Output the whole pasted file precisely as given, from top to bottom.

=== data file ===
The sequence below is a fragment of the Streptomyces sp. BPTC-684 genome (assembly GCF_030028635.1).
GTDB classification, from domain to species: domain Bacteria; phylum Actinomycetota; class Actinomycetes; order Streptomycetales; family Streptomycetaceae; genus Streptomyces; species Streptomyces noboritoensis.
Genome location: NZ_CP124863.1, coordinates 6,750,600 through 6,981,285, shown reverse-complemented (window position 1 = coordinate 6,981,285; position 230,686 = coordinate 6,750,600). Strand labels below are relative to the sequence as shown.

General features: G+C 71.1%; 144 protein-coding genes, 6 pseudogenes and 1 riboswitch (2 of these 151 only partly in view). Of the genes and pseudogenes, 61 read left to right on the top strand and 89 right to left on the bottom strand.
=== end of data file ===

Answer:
The sequence below is a fragment of the Streptomyces sp. BPTC-684 genome (assembly GCF_030028635.1).
GTDB classification, from domain to species: domain Bacteria; phylum Actinomycetota; class Actinomycetes; order Streptomycetales; family Streptomycetaceae; genus Streptomyces; species Streptomyces noboritoensis.
Genome location: NZ_CP124863.1, coordinates 6,750,600 through 6,981,285, shown reverse-complemented (window position 1 = coordinate 6,981,285; position 230,686 = coordinate 6,750,600). Strand labels below are relative to the sequence as shown.

General features: G+C 71.1%; 144 protein-coding genes, 6 pseudogenes and 1 riboswitch (2 of these 151 only partly in view). Of the genes and pseudogenes, 61 read left to right on the top strand and 89 right to left on the bottom strand.